Strong play can come from anywhere on the ice. It doesn't matter the role you are given, if you can fulfill the team's needs then you'll have a spot on the roster.
Gabriel Carlsson came over to North America from the Swedish Hockey League (SHL) after his season with Linkoping HC ended. He played for the Cleveland Monsters and then quickly joined the Blue Jackets at the end of the season.
The former first round draft pick wasn't supposed to be in that situation. He was thrown to the wolves and was able to fend for himself. It only makes Carlsson all the more interesting as a prospect and player.
What did we expect?
It didn't look like Carlsson was going to come over to North America just yet considering his developmental path. He was being given a heavy dose of European seasoning.
If he was ever going to play in North America, it was never going to be for the Blue Jackets. Nothing from his developmental path indicated that he would be ready for such a heavy workload in the NHL. He played in a men's league but was never a dominant force.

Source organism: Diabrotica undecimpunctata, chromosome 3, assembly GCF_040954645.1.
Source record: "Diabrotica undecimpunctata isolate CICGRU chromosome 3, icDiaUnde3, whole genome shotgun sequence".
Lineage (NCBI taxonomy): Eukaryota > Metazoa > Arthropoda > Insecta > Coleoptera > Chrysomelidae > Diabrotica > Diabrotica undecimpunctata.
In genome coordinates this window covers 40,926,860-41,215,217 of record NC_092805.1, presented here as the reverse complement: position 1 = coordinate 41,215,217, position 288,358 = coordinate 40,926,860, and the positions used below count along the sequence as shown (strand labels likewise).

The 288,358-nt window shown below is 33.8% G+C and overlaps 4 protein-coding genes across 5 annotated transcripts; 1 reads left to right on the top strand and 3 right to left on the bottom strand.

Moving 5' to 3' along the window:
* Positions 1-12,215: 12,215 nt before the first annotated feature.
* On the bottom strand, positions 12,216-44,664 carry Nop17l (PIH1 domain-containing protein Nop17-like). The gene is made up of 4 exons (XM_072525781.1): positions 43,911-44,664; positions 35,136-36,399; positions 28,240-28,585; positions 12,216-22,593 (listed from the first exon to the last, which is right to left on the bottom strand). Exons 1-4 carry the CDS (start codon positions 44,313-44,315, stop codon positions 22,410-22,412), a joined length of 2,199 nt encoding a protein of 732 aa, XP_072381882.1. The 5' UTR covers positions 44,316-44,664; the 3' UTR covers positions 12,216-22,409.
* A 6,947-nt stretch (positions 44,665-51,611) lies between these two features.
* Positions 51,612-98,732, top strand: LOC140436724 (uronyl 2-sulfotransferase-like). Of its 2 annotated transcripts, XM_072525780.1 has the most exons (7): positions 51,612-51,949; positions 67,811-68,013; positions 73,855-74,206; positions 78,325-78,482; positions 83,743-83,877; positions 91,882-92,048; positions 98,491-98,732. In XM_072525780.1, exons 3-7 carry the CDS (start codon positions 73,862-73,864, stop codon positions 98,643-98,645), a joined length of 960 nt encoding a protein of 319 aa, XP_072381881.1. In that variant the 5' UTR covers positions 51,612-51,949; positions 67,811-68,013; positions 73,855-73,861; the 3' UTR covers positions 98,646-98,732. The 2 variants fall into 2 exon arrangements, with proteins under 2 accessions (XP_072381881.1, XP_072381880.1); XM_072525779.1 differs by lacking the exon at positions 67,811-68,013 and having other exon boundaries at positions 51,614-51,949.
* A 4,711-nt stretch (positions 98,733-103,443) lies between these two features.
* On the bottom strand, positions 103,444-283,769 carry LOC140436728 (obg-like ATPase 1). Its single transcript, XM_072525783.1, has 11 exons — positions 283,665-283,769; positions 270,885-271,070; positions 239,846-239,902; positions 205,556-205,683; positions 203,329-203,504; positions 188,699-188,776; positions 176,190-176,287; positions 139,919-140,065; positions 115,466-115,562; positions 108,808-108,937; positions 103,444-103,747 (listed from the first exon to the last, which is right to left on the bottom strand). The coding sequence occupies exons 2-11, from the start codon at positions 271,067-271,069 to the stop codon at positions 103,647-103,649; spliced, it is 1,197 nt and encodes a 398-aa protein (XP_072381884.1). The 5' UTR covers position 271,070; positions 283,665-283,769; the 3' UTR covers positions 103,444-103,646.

What did we get?
A player that didn't shy away from the spotlight.
As injuries began to plague the team, it became obvious they needed new blood on the team. They had been trying different players in the position and none made much of a difference.
Carlsson was called up and in his games played was more than serviceable. The final two games of the regular season saw him getting one assist. He also had a shot differential that was great from his bottom pairing role.
After the sting during the regular season, Carlsson was thrown to the proverbial wolves when he played in the playoffs. He never backed down when facing the best players in the world on the Penguins.
That says a lot about the player.
Mind you, his entire course of play was a small sample size. Not anything to draw multiple conclusions off of. Nonetheless, it's encouraging. It was a sink or swim moment and he was able to swim at the end of the season.
It wasn't spectacular but Carlsson got his first NHL point in the final game of the regular season. He didn't do a whole lot on the play. He rimmed a puck around the boards that found Boone Jenner, who laid it off to Matt Calvert to score the first goal of the game.
Great way to pick up a secondary assist.
According to CapFriendly.com, Carlsson has three years remaining on his contract at $ 894,166 per season. He is currently playing on his entry level contract. He will be a restricted free agent when his contract ends.